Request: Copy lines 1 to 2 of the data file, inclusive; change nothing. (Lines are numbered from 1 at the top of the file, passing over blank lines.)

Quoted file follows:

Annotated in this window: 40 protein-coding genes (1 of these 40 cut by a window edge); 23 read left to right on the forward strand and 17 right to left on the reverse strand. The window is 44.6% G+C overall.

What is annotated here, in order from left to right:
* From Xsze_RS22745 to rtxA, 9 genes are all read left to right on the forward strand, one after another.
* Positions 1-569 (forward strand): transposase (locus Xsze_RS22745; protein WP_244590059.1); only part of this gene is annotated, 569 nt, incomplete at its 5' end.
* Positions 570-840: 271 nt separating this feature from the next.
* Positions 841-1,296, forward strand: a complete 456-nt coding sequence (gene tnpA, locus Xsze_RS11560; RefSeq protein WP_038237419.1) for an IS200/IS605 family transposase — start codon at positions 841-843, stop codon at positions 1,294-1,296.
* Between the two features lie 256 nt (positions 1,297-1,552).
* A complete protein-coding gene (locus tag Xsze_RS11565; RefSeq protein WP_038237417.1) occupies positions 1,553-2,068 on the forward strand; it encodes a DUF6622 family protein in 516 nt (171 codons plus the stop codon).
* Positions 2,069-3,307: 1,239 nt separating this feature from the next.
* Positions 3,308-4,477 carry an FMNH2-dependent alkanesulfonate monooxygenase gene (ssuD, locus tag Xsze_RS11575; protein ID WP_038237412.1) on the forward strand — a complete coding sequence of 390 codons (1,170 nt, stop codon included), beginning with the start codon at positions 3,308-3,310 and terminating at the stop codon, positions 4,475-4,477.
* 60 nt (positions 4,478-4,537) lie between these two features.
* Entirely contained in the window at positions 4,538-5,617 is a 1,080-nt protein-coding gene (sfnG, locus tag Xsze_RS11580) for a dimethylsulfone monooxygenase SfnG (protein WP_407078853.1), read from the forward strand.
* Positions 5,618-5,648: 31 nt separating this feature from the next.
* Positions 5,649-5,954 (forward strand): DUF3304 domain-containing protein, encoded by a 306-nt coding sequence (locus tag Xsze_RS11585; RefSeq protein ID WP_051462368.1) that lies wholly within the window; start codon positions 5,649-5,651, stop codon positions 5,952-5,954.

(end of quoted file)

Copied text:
Annotated in this window: 40 protein-coding genes (1 of these 40 cut by a window edge); 23 read left to right on the forward strand and 17 right to left on the reverse strand. The window is 44.6% G+C overall.

What is annotated here, in order from left to right: